Guillaume Pain Interview
Guillaume Pain, or Tougui, is a French freelance illustrator and graphic designer. Passionate and curious, he likes to experiment with new mediums. Pain splits his time between personal and commercial projects.
Who are you?
I’m Guillaume Pain AKA Tougui, a French illustrator and Papertoy maker living in Annecy.
What do you do?
I draw and create pictures and characters, most of the times using pieces of paper. I split my time between professional and personal projects. I’m always looking for something new, new concepts, new projects…
Where did you grow up?
I grew up near Paris. As a teenager, I was surrounded by the cultures of street art and skateboarders. When I started going to university in Paris itself, my friends and I hung out all the time, wandering in the streets looking for cool collages and stickers.
We spent a lot of time in arty bookstores, and when we got out of there we had our heads full of pictures. Then we just started drawing like crazy in our sketchbooks.
My friends were more interested in lettering and I was more about characters. I think that that is really the time when I got all my graphic influences and really found my style.
When did you take you first big risk in life?
It was for one of my first jobs as a freelance artist. Some guy contacted me to design the interior of a very hype showroom is Paris. As I don’t work a lot with paint and I work essentially with solid colors, I decided to do it with adhesive vinyl.
There was 120 square meters to cover, and I had no clue how much work that would actually represent, or how I would do it. But the sketches were approved, and I had a deadline to uphold.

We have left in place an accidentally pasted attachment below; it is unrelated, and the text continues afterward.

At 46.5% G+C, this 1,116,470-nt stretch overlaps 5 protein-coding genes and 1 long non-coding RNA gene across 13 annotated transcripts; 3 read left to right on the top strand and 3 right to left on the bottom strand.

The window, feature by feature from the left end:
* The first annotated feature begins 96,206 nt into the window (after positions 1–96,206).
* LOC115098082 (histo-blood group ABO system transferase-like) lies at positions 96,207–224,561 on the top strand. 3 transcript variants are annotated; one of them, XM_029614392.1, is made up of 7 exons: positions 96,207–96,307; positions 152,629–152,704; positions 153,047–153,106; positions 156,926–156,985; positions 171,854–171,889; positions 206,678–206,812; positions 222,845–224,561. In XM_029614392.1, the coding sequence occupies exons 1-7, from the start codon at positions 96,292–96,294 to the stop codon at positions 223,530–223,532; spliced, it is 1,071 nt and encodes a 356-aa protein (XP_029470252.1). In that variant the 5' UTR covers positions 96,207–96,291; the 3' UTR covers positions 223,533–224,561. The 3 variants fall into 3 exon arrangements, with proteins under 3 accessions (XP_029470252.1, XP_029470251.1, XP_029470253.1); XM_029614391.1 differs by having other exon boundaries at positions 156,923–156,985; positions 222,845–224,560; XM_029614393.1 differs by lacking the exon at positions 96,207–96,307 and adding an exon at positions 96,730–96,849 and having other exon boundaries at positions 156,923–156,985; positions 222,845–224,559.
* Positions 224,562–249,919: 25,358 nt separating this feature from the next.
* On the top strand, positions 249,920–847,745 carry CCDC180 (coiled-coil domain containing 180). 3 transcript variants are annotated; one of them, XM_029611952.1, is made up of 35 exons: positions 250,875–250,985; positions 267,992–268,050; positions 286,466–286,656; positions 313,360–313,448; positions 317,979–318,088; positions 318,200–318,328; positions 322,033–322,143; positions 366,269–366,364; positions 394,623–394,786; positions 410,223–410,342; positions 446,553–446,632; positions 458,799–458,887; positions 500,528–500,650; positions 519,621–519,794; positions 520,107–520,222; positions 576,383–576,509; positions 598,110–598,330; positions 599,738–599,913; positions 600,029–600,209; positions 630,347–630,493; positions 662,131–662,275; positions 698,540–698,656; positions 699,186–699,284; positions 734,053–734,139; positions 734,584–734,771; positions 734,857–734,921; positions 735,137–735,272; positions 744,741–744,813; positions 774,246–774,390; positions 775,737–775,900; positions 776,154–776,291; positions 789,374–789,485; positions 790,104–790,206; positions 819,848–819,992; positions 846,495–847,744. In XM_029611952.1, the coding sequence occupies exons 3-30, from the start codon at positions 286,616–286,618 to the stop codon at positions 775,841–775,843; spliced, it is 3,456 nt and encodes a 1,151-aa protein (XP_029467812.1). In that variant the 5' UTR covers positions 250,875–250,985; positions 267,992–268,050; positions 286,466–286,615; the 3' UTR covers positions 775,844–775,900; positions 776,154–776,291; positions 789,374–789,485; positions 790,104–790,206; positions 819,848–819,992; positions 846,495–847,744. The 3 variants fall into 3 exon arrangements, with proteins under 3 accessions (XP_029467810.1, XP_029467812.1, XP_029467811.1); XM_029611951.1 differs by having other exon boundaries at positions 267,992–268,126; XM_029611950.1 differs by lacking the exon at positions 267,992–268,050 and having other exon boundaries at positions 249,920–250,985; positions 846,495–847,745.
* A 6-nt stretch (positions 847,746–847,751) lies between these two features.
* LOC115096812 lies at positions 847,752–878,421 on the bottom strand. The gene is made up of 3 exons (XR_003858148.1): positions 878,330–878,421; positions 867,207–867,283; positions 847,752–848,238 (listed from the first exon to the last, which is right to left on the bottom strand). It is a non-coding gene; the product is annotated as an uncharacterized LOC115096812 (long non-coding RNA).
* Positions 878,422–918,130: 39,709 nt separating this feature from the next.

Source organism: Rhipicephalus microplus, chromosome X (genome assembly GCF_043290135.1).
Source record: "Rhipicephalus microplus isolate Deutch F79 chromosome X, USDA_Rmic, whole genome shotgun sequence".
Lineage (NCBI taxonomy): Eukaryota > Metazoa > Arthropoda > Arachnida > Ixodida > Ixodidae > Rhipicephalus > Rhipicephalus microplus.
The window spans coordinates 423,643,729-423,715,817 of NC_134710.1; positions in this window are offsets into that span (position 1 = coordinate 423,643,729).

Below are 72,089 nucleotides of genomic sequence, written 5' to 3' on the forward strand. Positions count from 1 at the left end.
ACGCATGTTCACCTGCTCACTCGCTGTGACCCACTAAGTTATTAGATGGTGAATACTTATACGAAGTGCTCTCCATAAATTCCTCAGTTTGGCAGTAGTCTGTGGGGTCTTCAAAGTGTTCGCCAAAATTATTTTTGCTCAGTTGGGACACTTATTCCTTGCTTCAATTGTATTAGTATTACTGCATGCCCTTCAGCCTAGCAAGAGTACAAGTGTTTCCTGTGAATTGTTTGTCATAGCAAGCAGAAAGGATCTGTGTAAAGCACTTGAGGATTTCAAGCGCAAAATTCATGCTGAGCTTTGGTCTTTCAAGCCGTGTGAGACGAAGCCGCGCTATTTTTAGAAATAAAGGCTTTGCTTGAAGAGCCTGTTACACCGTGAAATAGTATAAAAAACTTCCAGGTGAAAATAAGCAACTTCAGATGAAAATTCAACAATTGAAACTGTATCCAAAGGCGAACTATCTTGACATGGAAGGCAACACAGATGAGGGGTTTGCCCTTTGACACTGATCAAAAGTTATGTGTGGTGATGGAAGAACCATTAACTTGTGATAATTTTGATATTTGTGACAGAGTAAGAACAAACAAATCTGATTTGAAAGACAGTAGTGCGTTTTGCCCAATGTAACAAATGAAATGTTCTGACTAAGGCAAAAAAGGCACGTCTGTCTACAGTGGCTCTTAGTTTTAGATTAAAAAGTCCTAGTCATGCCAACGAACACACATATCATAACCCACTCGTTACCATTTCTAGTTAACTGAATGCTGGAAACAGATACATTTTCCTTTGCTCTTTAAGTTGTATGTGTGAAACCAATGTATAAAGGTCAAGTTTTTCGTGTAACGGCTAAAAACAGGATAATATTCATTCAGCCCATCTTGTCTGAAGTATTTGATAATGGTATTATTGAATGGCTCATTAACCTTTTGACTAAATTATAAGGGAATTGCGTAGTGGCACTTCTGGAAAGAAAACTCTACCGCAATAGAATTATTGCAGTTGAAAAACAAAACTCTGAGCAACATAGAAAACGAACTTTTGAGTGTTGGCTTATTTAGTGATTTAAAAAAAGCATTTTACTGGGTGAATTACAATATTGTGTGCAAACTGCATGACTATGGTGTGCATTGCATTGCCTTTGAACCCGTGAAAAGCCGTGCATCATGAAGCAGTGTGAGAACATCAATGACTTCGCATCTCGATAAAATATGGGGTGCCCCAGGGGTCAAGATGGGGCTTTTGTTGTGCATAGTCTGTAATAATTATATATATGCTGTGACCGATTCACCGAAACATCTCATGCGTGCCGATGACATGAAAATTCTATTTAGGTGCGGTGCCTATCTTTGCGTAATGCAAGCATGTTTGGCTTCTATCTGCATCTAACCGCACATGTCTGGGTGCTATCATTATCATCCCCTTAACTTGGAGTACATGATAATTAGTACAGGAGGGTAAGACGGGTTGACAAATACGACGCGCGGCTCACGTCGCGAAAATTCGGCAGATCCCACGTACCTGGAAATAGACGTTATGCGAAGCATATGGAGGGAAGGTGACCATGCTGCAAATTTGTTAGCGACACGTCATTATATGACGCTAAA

I had calculated approximately how many meters I needed, but the problem with adhesive vinyl is that you have to draw on the back of it, otherwise it’s difficult to erase the pencil’s marks.
So I had to draw everything in reverse and in freehand, and then cut all the elements with my scissors. I had exactly the exact amount of vinyl to cover the room, and wouldn’t have had the time to order some more.
In other words, I only had one shot at this. Plus, I really couldn’t make any mistakes while sticking them on the walls, as the paint on it would come off if I tried to reposition anything…
You can imagine that I was under a lot of pressure for two entire weeks, working 12 hours a day! But in the end, everything turned out awesome and nobody could actually believe that I did it all by myself without using a machine.
This whole thing really promoted my work later on.
Why have you persisted with the path you’re currently on?
I’m really passionate about my job. It’s actually more than a job to me, it’s where I find my balance. I’m fascinated by the “creation” process.
When I make a Papertoy for myself or a client, I’m like a kid resting his chin on the table and making the toy he just built spin. And I’ll do my best to keep it that way for the longest time possible.
Who is someone you’d love to work with?
Humm I don’t know. I’d say that I’m not “bankable” enough yet in the eyes of some people [to work] with them. Or that I don’t have the contacts of the right people to work with a specific brand. But right now, I don’t have a specific brand or name in mind to be honest.
What are you working on now?
I’m working on quite a few projects at the same time right now. I’m finishing work on the communication material of the RockOnSnowboardTour event.
I’m working on a personal project of fake cereal box packaging, preparing for the next stage of my exhibit “Freak Me Out,” and working on new Papertoys, new posters…
Where do you spend most of your free time?
I do a lot of sports, I tinker around the house, and take care of my family.
What is your biggest success so far?
My biggest success? I’d say that it is to have succeeded in making a living out of my job. To have been able to make people curious about what I do and my creations…
To receive e-mails from people just to support me, participate in exhibits, get some of my work published in books, meet new people, and get to work with really talented artists.
Those are amazing rewards. I’m only 28, and I know that there is still a lot lying ahead.